3 MARCH 1939, Page 8



IN Ethiopia today the philo-Fascist writer is welcomed. He travels at speed down the military roads, or con- quers the more intractable miles of the plateau in an Italian aeroplane. Central Amharic Ethiopia is unknown to him; as vast areas of it are unknown to the white men whose sovereignty over the whole has been recognised by England. Amharic Ethiopia is an Italian x today, because Italy has not conquered, nor administers it.

Last year I spent the month previous to Berchtesgaden in Djibouti, trying to piece together what was happening up the railway line that is forbidden to me. Let me say at once that those in charge of British policy in Italian East Africa gave me none of the aid that I had expected of them; very courteously, they drew a curtain on Ethiopia; I was to understand that if anything nasty got into the British Press it would do serious damage to Anglo-Italian relations. To such ingenuous yes-men I could only raise my hat, grateful for the news that something nasty was worth keeping in the official frigidaire.

The French, as always, were full of lively stuff, and the Abyssinians in exile were quite regularly getting word from literary " bandits " up the line. These were more helpful. Not only because they would be but because they could be. I am persuaded that the Foreign Office know very little of what is happening in Ethiopia, and that the Quai d'Orsay know a great deal: because the first have removed from Ethiopia nearly all their old competent officials, who spoke Amharic and understood the country; while the French keep their former ground-staff, both in the Addis Ababa Consulate-General and in the Franco-Ethiopian Railway. They have contacts with the Ethiopians and we have none; we give dinner-parties.

Mr. Butler has stated in the House of Commons that the position in Ethiopia is as during last November; there is one region, which he does not specify, where there is still resistance to Italy. I imagine he means Ankober and Mindjar. One is very kind to Italy, but let that for the moment pass. Let us take the map and look at Ankober, that monument to Italian incompetence in empire.

First note that the Ankober escarpment is only 6o miles from Addis Ababa, the seat of the Viceroy and of Italy's largest garrison. Then note that it lies between her two principal lines of military communication, the main road between Addis, Dessie and Makalle, and the railway to Djibouti. These pass the backbone of the Ankober range at less than 25 miles distance. Need I add that at no time since they entered Addis Ababa in May, 1936, have the Italians been able to enter this country lying at their gate? Last year, in July and August, they made a serious effort with about 20,000 men (according to French information), with 6o battalions (according to British), to drive Balambaras Ababa Aragai out of Ankober. He gave them a knock, and they returned by road and rail to Addis. The whe_e of this area is reported still in Ethiopian hands, although in Septem- ber the Italians were preparing an expedition under the command of General Nasi, Governor of Harrar, to wipe Ababa Aragai in the dust. The Balambaras' letters still come out of Ethiopia ; he seems quite cheerful, though he could always be more active if he had more arms.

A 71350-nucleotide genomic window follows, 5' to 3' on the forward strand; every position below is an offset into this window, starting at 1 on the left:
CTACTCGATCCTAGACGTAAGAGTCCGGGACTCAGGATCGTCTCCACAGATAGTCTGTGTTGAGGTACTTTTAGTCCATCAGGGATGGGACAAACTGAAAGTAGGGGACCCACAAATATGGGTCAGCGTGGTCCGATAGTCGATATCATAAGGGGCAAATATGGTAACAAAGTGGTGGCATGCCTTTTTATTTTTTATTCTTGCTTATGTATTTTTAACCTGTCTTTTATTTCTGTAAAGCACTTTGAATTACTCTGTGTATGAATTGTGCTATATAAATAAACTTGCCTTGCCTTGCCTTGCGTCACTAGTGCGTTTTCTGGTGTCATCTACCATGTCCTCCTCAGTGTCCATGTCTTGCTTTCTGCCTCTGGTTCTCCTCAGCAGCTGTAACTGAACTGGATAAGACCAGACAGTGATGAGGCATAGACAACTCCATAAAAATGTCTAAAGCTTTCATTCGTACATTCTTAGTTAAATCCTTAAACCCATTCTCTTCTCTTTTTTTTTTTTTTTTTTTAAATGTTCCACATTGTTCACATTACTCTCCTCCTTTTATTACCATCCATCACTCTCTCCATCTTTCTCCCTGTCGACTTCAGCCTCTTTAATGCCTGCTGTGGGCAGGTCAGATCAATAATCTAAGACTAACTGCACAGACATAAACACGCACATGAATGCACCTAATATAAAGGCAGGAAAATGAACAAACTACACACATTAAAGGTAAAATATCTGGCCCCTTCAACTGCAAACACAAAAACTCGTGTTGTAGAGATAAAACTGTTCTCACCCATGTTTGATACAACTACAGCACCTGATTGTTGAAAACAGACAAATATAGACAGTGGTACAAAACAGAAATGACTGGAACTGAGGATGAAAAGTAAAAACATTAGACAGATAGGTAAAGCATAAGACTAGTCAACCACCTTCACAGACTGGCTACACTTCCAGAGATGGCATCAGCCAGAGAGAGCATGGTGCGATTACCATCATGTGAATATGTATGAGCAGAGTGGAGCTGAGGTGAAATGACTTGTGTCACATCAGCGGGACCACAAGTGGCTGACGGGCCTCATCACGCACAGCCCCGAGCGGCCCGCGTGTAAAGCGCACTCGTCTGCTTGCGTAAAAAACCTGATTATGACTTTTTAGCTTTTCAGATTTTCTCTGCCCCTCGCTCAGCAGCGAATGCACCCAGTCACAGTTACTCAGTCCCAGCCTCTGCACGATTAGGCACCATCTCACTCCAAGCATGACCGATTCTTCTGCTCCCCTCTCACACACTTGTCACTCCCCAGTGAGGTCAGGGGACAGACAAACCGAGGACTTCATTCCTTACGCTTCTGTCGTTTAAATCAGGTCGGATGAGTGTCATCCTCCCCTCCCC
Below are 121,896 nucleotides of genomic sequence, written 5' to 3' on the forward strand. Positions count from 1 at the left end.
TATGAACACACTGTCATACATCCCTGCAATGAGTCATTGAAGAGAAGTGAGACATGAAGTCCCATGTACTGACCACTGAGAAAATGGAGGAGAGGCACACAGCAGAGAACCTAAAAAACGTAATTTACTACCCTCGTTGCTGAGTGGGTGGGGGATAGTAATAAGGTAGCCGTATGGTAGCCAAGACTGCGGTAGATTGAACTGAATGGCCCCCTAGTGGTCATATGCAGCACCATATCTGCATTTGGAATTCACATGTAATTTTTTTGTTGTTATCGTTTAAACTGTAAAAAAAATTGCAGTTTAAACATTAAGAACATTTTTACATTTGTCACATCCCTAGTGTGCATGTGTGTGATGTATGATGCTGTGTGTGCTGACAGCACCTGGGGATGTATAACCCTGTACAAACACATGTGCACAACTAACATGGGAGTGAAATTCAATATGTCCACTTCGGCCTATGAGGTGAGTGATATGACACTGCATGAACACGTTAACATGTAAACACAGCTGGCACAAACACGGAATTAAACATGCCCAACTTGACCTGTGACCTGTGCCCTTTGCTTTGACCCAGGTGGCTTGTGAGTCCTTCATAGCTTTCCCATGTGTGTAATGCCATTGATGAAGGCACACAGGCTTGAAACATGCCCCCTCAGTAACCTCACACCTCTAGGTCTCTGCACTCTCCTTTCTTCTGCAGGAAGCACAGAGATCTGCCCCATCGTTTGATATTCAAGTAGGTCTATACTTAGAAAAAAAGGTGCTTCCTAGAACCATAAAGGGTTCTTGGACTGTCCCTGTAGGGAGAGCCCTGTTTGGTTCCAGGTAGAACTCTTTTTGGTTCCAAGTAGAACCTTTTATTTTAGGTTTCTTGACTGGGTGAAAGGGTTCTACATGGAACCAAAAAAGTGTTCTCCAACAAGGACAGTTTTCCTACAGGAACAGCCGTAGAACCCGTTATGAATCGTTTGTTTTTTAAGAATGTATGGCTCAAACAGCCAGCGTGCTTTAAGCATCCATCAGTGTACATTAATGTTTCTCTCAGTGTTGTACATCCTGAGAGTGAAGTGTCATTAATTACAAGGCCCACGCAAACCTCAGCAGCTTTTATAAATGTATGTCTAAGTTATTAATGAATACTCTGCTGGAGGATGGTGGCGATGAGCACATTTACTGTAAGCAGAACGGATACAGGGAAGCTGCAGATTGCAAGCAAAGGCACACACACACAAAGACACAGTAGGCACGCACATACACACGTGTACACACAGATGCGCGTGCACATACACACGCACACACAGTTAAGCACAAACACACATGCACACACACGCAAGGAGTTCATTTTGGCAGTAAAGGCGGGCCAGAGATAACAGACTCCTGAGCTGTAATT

One, I have said, is kind to the Italians. Ankober is not the only area in Ethiopia which gives them constant trouble. Nor, pace Mr. Butler, is this fact unknown in Whitehall. It is known, for instance, that last spring Goj jam, always the most turbulent of the Amharic provinces behind its trench of the Blue Nile, was in open revolt, which by May was officially " pacified "; today it is known that the revolt has broken out again, and has inflamed the whole great zone between Lake Tana and Dessie, where the plateau is at its most inaccessible and most xenophobe. And let the Govern- ment triple their " one "; for the region of Ambo, only 6o miles west of the Viceroy's residence, seethes with hostility to Italy, and has not laid down the rifle for three years.

Under Annexe 6 of the Anglo-Italian Agreement Italy admits the principle that the natives of Italian East Africa should not be compelled to undertake military duties other than local policing and territorial defence. When I was in Ethiopia before the war, the Emperor Haile Selassie kept order with an army of ro,000 men and eight aeroplanes of antique style. He had no mustard-gas and shot no prisoners. Today Italy uses both these methods ; yet she must keep an army of 200,000 men and an air force of over 200 modern planes in Italian East Africa. It would be sacrilegious after the Duce's great sacrifices for peace at Munich, and for Mediterranean understanding in Spain, to suggest that this co!ossal force, ten times the garrison of all the neighbouring French and British colonies including Aden, stands ready for the offensive. But if it does not, it is standing proof that Ethiopia is unconquered still.

No one knows the cost that her operations in the plateau must represent to Italy, compounded as they are with the cost of the economic war which she wages on the Franco- Ethiopian railway. But the expense sheet is reflected in the fact that she can only afford about two campaigns a year ; that Signor Mussolini sent out strict orders before the last Ankober discomfiture that resistance must be crushed before the rains of 1938 ; that mule-transport is replacing the motor in the itinerant Italian army ; and that work on all roads has ceased since June, 1938, except for the route between Dessie and Assab, whose only function, until Assab has a harbour, can be strategic and relates to French Somali- land.

[In next week's "Spectator" Mr. Steer will discuss the threat presented by the Italian troops in Ethiopia to the Anglo-Egyptian Sudan and French Somaliland.]